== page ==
Ducey announces American Governors’ Border Strike Force made up of Republican-led states

Governor Doug Ducey addresses members of the media in front of a portion of border wall near the Douglas Municipal Airport on March 19, 2021./Alisa Reznick/AZPM

By Richard Ruelas | Arizona Republic

Arizona Gov. Doug Ducey announced Tuesday the creation of the American Governors’ Border Strike Force that is meant to secure the border with Mexico, even though many of the states involved are closer to the country’s northern border with Canada.

Ducey, in a news release, said that the newly created strike force, described as an information-sharing network, was modeled after the Arizona Border Strike Force, an entity Ducey created in 2015 after public criticism that he had failed to follow through with a campaign promise to secure the border.

The Arizona Border Strike Force, according to statistics provided by the agency that runs it, racks up impressive statistics of drug seizures by counting contraband found during routine traffic stops, often nowhere near the Mexican border.

Ducey made the Arizona Border Strike Force, which has received more than $100 million in state funding, a central theme in his 2018 reelection campaign.

The national Border Strike Force that was announced Tuesday involves Arizona and 25 other states, all led by Republican governors. Ducey has been president of the Republican Governors Association since 2021. Under his leadership, the RGA reported breaking fundraising records in its efforts to install or keep Republicans in governors’ offices.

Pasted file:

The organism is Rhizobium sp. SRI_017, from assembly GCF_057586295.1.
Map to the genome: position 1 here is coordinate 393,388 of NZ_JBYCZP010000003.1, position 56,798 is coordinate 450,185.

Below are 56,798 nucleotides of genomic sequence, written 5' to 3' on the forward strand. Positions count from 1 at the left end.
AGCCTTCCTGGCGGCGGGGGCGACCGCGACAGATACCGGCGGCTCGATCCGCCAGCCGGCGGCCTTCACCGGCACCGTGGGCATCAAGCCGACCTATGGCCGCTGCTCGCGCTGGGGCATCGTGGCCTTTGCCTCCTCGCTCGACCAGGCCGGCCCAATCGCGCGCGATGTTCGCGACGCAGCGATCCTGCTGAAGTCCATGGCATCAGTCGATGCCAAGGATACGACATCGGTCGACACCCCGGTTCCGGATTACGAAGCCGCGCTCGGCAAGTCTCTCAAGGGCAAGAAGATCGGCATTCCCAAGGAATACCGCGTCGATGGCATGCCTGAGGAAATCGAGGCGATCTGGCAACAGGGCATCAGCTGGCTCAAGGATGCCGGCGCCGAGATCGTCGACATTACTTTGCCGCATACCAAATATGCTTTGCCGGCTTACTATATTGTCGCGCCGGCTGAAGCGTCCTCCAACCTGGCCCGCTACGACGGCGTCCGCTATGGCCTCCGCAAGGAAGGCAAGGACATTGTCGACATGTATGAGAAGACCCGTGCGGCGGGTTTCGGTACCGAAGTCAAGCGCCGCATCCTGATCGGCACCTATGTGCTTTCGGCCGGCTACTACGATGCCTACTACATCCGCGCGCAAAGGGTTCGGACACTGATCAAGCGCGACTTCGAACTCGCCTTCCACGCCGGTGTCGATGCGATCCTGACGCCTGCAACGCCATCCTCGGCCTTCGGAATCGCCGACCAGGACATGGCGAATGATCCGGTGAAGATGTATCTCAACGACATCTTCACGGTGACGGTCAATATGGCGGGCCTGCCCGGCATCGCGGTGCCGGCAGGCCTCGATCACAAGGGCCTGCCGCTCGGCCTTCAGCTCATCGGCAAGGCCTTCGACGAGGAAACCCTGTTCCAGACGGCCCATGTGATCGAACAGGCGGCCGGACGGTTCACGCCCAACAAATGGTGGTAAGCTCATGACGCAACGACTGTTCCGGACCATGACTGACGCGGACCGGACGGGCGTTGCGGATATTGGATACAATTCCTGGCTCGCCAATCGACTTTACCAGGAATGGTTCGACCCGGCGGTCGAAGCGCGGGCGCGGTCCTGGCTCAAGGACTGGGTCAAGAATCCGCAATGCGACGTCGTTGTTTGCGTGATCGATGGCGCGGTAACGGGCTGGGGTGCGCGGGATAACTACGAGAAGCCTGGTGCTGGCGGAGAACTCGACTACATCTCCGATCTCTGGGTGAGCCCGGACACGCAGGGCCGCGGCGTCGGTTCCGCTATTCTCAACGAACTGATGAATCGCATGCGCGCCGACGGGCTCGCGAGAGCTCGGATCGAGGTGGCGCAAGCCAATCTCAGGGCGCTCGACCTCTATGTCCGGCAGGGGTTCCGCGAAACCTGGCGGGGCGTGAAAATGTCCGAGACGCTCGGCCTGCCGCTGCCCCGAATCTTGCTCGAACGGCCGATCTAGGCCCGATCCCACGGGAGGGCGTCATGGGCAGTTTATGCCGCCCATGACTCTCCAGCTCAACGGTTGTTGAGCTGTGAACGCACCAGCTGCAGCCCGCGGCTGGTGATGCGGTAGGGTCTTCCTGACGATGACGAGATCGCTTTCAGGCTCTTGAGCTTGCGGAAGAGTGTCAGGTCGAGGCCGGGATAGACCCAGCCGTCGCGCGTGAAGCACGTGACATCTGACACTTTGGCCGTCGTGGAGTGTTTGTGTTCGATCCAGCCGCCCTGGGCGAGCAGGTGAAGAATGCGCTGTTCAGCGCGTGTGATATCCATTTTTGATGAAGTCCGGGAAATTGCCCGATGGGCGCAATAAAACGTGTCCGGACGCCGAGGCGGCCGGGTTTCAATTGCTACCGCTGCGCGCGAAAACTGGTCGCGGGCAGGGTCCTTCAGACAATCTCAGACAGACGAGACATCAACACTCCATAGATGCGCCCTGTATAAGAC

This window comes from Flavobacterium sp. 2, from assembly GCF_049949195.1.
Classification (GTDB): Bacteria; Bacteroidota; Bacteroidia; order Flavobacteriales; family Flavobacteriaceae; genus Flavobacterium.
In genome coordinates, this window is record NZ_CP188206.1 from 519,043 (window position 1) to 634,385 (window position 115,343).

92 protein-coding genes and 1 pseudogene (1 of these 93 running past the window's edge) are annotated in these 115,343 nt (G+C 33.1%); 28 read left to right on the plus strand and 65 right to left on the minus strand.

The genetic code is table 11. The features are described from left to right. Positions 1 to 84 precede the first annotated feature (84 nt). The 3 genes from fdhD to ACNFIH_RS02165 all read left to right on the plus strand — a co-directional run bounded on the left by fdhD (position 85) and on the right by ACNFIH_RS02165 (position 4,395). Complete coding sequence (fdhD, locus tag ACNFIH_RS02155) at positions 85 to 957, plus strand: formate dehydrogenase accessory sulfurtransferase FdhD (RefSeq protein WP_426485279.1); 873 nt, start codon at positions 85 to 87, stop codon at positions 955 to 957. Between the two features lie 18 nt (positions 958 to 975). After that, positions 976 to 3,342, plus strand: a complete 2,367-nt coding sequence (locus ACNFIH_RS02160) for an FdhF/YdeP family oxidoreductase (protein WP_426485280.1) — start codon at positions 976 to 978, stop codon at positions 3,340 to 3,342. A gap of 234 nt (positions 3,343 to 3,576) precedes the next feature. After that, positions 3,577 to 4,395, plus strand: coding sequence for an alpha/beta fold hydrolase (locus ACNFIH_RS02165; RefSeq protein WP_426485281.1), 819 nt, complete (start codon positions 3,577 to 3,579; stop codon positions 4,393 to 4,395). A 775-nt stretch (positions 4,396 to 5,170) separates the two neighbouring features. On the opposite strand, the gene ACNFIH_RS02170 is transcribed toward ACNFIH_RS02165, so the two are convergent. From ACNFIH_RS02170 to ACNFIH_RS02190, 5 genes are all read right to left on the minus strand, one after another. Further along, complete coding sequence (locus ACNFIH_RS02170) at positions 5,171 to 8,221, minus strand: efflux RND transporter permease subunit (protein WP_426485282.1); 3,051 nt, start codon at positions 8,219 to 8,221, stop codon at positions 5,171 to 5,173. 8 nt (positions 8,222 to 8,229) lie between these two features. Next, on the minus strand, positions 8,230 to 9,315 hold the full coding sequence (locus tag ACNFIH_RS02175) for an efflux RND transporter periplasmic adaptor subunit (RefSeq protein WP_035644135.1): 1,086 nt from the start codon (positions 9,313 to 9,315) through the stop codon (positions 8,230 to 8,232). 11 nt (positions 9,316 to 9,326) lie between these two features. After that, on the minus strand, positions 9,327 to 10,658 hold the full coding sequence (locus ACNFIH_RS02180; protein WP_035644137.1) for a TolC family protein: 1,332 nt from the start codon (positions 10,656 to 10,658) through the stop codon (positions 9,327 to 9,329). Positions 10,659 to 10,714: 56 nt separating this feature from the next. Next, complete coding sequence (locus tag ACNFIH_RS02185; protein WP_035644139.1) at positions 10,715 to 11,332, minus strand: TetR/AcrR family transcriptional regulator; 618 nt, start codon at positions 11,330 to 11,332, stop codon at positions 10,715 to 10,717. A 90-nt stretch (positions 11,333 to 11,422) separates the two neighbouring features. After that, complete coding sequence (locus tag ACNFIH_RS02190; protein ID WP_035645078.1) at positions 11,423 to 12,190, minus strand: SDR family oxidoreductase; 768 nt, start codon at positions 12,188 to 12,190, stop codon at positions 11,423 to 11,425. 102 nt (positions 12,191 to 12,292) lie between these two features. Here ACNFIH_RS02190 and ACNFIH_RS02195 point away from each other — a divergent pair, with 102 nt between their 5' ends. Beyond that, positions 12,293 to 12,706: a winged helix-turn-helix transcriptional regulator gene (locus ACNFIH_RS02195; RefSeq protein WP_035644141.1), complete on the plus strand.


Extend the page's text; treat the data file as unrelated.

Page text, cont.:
Two Republican governors did not sign on to the effort: Phil Scott of Vermont and Charlie Baker of Massachusetts. Representatives for both governors did not immediately return a request for comment. Also not signing, though a listed member of the RGA, was Ralph Torres, governor of the Commonwealth of the Northern Mariana Islands.

Among the states that signed on to the force, designed to strengthen the border with Mexico, were five — New Hampshire, North Dakota, Montana, Idaho and Alaska — that share a border with Canada.

A Ducey news release described the American Border Strike Force as a method of “sharing intelligence, strengthening cybersecurity and improving efforts to protect children and families.”

Though Ducey and Texas Gov. Greg Abbott said the effort was designed to secure the border, the agreement reached by the states was more focused on sharing information about crimes that could be traced to the border region.

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